Civil registrars don’t meet with the couple before the wedding and must follow a legal framework for the wedding ceremony, so personalisation is limited. Civil Registrars cannot include religious references in their ceremonies, such as poems, readings, or religious songs.

    In general, when someone refers to a Celebrant in the UK, they are normally referring to an Independent Celebrant.

    Celebrant vs Registrar – what’s the difference?

    Registrars are employed by the local government and are not independent or self-employed. They offer ceremonies within designated rooms at the council buildings and come out to venues that have wedding licenses.

    Ceremonies carried out by registrars are very brief (usually under 15 minutes), and most significantly, the wording of the ceremony is non-personalised. So, every couple has the same standard script that is performed again and again.

    Independent Celebrants create personalised ceremonies for couples looking to express their unique personalities and have a ceremony that expresses their love in a way that isn’t prescribed by a religious or legal template.

    Sometimes, celebrants may attend ceremonies with registrars. The Registrar will complete the legal aspect and the celebrant will officiate the ceremony itself. This way the ceremony can be personalised to the couple.

    Humanist Celebrant vs Independent Celebrant? what’s the difference

    Humanist Celebrants are part of the Humanist Organisation; they provide an alternative to religious ceremonies for people wishing to celebrate or commemorate key life events in a tailored non-religious or spiritual service.

    Humanist Celebrants can perform ceremonies anywhere. Like Independent Celebrants, their ceremonies are not currently legally binding under English and Welsh law, but in Scotland and Northern Ireland, Humanist Celebrants can legally marry you.

    Like Humanists, Independent Celebrants can offer non-religious ceremonies, but unlike Humanists, they can also include religious and spiritual references in their ceremonies where requested.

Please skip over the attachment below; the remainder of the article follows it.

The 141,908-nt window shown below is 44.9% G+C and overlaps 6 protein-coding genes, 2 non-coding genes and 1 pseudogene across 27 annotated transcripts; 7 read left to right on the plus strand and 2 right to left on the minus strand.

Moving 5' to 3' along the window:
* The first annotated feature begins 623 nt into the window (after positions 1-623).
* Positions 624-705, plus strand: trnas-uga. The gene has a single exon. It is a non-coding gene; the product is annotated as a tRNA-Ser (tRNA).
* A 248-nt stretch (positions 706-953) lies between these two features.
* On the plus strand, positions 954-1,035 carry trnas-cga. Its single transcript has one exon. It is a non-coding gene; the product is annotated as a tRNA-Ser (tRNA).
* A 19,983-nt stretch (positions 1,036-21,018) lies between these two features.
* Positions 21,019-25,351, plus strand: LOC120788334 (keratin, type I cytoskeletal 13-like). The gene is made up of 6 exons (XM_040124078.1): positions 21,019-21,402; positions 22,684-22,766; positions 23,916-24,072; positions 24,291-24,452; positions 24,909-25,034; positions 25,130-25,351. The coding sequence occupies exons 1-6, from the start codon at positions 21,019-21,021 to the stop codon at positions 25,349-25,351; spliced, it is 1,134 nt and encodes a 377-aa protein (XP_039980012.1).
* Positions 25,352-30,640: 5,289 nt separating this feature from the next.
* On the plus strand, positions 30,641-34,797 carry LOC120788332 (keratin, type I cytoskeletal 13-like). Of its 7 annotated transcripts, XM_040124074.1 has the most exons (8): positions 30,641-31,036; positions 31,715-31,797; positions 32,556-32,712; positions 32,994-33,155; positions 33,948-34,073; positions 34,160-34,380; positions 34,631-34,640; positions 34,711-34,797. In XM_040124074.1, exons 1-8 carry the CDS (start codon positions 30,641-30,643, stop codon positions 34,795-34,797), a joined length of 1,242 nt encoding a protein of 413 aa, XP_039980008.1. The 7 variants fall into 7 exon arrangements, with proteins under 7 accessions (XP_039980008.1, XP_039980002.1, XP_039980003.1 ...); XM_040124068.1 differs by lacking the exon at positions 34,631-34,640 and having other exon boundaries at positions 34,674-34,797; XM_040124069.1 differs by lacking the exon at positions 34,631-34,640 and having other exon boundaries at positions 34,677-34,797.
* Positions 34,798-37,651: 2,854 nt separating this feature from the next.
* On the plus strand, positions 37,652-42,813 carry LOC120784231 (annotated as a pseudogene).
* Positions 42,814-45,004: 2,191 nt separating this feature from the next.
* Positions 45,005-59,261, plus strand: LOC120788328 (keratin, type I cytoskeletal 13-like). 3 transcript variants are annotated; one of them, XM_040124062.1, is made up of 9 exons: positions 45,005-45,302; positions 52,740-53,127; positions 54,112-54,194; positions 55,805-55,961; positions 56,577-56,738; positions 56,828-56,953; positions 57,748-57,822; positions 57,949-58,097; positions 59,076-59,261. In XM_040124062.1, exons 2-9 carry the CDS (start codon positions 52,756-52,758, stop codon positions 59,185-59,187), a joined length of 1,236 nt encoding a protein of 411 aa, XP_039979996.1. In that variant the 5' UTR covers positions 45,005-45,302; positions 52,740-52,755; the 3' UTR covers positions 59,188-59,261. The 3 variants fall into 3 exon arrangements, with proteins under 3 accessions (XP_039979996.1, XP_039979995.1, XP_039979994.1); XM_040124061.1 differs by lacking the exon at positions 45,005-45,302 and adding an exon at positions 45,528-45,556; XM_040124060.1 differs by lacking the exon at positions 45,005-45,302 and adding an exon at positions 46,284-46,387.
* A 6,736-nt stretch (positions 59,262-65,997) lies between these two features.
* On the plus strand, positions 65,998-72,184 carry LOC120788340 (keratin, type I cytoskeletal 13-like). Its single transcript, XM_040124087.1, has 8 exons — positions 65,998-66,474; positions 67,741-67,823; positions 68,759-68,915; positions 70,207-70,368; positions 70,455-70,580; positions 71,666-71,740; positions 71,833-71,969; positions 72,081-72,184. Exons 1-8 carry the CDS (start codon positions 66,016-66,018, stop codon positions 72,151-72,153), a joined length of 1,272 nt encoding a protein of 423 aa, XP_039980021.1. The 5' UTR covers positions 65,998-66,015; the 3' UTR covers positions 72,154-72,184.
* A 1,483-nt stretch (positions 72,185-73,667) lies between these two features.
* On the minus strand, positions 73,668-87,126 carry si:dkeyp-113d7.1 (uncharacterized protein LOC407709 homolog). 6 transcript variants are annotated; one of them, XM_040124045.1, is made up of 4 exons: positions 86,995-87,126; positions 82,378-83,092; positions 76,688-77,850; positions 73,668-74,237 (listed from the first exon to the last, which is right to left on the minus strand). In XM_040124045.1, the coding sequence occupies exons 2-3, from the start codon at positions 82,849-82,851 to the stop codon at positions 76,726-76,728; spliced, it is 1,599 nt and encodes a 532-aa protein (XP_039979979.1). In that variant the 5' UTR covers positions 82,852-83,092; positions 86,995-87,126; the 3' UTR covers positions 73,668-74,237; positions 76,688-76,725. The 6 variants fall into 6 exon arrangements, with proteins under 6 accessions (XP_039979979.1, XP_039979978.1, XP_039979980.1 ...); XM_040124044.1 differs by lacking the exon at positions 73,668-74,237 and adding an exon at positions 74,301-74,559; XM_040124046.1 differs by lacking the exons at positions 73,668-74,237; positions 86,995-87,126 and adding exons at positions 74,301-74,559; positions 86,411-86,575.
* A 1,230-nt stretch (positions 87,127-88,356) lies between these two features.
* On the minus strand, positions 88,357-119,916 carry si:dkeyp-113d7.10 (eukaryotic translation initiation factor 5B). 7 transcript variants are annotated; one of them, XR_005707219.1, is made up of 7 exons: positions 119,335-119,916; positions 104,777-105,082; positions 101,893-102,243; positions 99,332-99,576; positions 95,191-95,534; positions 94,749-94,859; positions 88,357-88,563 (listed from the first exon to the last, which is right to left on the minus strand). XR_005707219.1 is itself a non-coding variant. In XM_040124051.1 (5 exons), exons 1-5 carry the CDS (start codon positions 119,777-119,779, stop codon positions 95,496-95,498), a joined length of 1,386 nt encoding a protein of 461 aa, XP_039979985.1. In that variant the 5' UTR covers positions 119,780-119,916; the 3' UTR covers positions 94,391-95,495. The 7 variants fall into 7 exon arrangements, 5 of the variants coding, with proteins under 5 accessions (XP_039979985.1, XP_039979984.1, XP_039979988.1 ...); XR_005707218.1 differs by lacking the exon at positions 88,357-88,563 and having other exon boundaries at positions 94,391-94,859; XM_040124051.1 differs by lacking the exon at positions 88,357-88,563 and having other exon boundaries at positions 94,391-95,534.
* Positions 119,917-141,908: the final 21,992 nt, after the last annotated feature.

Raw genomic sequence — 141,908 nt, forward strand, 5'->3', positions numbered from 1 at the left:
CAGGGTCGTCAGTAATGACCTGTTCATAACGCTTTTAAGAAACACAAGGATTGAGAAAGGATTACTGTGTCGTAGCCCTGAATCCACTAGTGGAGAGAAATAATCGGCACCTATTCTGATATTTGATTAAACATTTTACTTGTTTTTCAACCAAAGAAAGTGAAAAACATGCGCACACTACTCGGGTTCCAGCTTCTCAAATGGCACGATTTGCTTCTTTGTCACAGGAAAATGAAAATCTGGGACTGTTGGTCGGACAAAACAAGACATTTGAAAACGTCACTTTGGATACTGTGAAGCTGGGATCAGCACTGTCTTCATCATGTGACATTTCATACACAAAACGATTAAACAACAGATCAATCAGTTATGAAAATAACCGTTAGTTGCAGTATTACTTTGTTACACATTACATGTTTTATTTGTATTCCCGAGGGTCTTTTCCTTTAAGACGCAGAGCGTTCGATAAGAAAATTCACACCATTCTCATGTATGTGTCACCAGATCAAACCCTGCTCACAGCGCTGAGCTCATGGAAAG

Independent Celebrants are popular with people of faith who cannot, for other reasons, marry in their chosen religion. Independent Celebrants provide a way to include faith references and rituals in their ceremonies for interfaith couples, LBGTQI+, divorcees and others.

    Want to be a celebrant?

    There are many options available to become a celebrant. But we believe that professional training through distance learning is the way forward!

    At the Academy of Modern Celebrancy, we offer online training courses but with a difference. We support you with online 1-2-1 coaching and group sessions, and give you access to your own hub of video and workbook tutorials. You learn at your own pace from the comfort of your own home.

    When you enrol with AMC, you become part of a team of celebrants that will help you learn how to be a celebrant and how to be successful too. We won’t just teach you how to be a celebrant, we will teach you how to run a successful business too. Your success is our success – so we are with you all the way!

    Related: How to become a Celebrant

    Let’s see if Celebrancy is the right career for you: TAKE OUR CELEBRANT QUIZ NOW

    Jennifer Claire

    Jennifer is the Director of the leading celebrant training company, The Academy of Modern Celebrancy as well as the Founder of The Celebrant Directory, supporting over 600 celebrants globally.

    Jennifer run a 2.5k community of celebrants who she dedicates her time to helping them grow their businesses and taking celebrancy from a hobby to a lifestyle.

    Jennifer heads up the global Celebrant Industry Awards and the global celebrant summit, Celebrantopia each year!

    A celebrant herself since 2010, she knows what it takes to make it in the industry and trains the best celebrants out there across the UK, Europe and the USA.

    Take the Quiz to find out if you have what it takes!